Over the years, I’ve seen quite a few of similar videos, but I think this is the funniest of them all! Given how seriously airlines take safety, I hope this flight attendant is not fired or punished any other way. Because, unlike all those regular instructions, people will actually listen to these, and, on top of them, will actually remember…
This accident has recently came up in a conversation I had with a few friends. Surprisingly, it’s not as widely known as I thought it was. Read through the Wikipedia page for more details.
The Überlingen mid-air collision occurred at 21:35 UTC on 1 July 2002 between Bashkirian Airlines Flight 2937 (a Tupolev Tu-154M passenger jet carrying 60 passengers – mostly children – and 9 crew) and DHL Flight 611 (a Boeing 757-23APF cargo jet manned by two pilots) over the towns of Überlingen and Owingen in southern Germany. All 71 people on board the two aircraft were killed.
Nearly two years later, on 24 February 2004, Peter Nielsen, the air traffic controller on duty at the time of the accident, was stabbed to death by an architect, Vitaly Kaloyev, who had lost his wife and two children in the accident.
On 19 May 2004, the German Federal Bureau of Aircraft Accidents Investigation (BFU) published its determination that the accident had been caused by shortcomings in the Swiss air traffic control system supervising the flights at the time of the accident and by ambiguities in the use of TCAS, the on-board aircraft collision avoidance system.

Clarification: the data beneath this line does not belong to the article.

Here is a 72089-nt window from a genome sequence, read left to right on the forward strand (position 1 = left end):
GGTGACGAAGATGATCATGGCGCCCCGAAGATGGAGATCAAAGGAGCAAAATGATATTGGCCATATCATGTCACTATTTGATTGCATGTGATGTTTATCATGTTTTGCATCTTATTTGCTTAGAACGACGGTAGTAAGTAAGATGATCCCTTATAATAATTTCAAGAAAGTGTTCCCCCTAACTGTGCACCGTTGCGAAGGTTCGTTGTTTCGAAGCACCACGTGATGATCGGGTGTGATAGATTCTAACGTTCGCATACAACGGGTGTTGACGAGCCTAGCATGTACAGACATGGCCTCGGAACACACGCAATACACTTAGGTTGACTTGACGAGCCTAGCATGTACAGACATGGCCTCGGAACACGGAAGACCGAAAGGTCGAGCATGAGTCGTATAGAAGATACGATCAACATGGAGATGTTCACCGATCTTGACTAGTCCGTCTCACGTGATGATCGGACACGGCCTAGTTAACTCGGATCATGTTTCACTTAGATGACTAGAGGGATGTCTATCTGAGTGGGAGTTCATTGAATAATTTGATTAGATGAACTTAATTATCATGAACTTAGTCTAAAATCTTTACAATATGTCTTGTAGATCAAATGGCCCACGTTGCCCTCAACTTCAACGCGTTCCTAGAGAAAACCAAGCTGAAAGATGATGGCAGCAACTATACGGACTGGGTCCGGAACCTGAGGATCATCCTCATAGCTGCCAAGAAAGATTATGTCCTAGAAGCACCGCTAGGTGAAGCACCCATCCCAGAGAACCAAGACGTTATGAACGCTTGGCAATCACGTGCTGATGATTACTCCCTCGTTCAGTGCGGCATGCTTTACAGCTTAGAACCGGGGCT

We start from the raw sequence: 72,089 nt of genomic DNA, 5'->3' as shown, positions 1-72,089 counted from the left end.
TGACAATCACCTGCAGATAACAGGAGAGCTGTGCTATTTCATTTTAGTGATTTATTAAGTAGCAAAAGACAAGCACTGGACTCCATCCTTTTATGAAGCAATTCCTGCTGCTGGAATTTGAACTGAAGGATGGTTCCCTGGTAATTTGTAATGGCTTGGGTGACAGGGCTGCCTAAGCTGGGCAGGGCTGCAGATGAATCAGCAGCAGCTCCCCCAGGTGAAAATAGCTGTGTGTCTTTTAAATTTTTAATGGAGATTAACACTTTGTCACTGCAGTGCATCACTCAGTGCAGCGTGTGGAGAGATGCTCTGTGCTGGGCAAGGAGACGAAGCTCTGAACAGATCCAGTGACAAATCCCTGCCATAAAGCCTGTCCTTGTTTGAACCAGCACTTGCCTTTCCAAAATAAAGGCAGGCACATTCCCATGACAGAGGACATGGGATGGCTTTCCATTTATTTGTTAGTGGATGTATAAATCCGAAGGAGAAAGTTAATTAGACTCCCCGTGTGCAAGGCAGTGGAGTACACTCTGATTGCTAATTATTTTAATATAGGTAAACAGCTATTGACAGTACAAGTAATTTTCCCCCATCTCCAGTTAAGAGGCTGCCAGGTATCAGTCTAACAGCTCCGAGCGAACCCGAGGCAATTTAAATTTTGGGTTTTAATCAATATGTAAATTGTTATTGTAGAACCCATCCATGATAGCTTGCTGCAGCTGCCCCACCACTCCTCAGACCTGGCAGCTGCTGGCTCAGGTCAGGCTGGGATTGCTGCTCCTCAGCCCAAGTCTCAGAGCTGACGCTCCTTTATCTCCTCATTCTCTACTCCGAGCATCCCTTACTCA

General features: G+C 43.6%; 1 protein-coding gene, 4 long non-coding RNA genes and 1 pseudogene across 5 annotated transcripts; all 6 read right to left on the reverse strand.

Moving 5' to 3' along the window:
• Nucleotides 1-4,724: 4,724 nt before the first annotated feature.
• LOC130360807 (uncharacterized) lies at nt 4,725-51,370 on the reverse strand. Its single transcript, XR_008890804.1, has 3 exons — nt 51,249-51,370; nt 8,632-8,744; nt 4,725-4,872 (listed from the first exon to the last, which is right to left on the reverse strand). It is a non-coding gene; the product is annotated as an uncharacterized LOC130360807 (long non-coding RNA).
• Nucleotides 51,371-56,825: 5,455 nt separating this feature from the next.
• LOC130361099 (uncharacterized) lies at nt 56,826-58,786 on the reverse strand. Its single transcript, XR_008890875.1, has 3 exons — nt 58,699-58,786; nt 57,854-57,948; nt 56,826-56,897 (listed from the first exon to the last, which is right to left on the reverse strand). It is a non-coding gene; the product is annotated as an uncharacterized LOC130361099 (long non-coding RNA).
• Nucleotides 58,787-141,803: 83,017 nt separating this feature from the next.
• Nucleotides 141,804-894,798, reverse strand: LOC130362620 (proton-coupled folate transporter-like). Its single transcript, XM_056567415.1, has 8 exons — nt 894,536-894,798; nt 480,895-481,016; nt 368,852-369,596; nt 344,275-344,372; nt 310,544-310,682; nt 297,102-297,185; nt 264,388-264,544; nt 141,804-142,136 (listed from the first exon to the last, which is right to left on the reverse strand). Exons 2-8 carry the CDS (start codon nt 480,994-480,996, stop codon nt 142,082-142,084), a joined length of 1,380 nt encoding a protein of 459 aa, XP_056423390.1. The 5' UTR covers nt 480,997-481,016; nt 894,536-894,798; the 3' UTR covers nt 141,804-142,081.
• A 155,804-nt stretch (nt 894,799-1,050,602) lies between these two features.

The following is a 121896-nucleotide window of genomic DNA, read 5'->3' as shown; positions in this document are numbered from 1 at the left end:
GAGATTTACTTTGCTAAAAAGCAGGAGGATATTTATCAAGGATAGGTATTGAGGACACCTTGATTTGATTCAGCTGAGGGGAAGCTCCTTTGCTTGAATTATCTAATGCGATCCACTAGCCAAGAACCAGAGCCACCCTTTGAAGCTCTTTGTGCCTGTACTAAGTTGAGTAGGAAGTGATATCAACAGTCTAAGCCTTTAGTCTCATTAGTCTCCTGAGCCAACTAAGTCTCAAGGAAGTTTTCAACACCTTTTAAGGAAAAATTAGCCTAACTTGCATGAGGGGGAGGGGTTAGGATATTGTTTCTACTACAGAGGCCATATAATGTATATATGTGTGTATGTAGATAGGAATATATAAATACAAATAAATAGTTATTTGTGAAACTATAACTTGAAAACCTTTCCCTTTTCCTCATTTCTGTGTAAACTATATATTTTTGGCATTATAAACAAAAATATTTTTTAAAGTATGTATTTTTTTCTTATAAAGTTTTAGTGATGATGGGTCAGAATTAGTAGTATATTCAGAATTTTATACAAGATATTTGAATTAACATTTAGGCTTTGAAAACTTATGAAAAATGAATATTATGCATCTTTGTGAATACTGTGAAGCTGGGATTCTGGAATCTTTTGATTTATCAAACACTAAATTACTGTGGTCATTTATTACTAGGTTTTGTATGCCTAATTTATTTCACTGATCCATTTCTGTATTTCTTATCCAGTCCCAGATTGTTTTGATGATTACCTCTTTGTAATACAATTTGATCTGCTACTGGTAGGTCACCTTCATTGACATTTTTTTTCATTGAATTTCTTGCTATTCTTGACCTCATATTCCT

This is obviously very tragic, but what a story! I’ve heard a rumor that there will be a drama movie made about it. That’s in addition to a few documentaries that already exist. Like this one, for example:
Cyprus Mail reader asks an interesting question:
Having just read your article on the Cyprus Airways pilots’ legal action against the board, I cannot believe their audacity.
They talk about how the board should remove excess staff. There are 71 pilots for a fleet of six aircraft. That is an amazing amount of pilots for such a small fleet. That is the equivalent of 10 crews per aircraft, when normally an airline would have four, possibly five crews per aircraft, especially with such a small route structure. Why so many pilots?
No wonder the airline cannot make a profit.
I wonder how many people actually know the following:
- how many aircraft Cyprus Airways has in its fleet?
- how many pilots are employed by the Cyprus Airways?
- how many pilots are usually in one crew?
- how many crews on average an airline has per aircraft?
- how does the number of crews per aircraft varies based on the route structure?